As has been described, our unique process allows fabrication of an integrated circuit in which a MIM capacitor is located directly on top of a structure closely resembling that of the HBT device (emitter:base:collector), and yet where the capacitor maintains electrical isolation from active devices such as the HBT. This is very different from devices fabricated using conventional techniques, whereby the MIM capacitor is located on the semi-insulating substrate, as shown in FIGS. 2 and 3. In the device shown in FIG. 4, and fabricated according to the present invention, the conductive semiconductor layers beneath the MIM capacitor are covered by the lower metal plate of the capacitor. Thus, the presence of these layers should not affect capacitor performance even at high operating frequency. The present invention allows the near simultaneous fabrication of the components of a MMIC, with a minimum number of process steps, and uses a combination of high and low dielectric constant materials to realize a high performance capacitor and device passivation, without exposing any delicate structures to potentially damaging deposition procedures.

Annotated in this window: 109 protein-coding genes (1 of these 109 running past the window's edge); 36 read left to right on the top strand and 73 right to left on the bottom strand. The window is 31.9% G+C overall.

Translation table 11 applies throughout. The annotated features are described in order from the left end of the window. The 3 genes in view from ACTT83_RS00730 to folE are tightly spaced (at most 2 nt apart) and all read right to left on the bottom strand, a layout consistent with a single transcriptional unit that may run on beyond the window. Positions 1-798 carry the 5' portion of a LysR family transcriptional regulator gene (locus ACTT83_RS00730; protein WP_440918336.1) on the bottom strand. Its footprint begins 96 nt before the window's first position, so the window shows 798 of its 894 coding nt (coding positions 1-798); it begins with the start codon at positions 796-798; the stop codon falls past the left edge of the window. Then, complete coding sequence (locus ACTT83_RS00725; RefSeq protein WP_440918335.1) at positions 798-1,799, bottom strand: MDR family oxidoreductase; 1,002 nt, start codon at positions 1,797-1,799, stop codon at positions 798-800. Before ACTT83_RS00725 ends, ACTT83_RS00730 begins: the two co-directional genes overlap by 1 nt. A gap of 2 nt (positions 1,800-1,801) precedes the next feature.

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|Citing Patent||Filing date||Publication date||Applicant||Title|
|US8343843||Jan 1, 2013||Electronics And Telecommunications Research Institute||Monolithic microwave integrated circuit device and method for forming the same|
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|U.S. Classification||257/577, 257/198, 257/E21.697, 438/309, 257/E27.012, 438/329, 257/197, 257/565|
|International Classification||H01L27/06, H01L21/8252|
|Cooperative Classification||H01L27/0605, H01L21/8252|
|European Classification||H01L21/8252, H01L27/06C|
|Jan 17, 2003||AS||Assignment|
Owner name: DENSELIGHT SEMICONDUCTOR PTE LTD, SINGAPORE
Free format text: ASSIGNMENT OF ASSIGNORS INTEREST;ASSIGNORS:NAKAMURA, HIROSHI;ANG, TING CHEONG;ANG, KIAN SIONG;AND OTHERS;REEL/FRAME:013677/0918;SIGNING DATES FROM 20021130 TO 20021217
|Jun 30, 2008||REMI||Maintenance fee reminder mailed|
|Dec 21, 2008||LAPS||Lapse for failure to pay maintenance fees|
|Feb 10, 2009||FP||Expired due to failure to pay maintenance fee|
Effective date: 20081221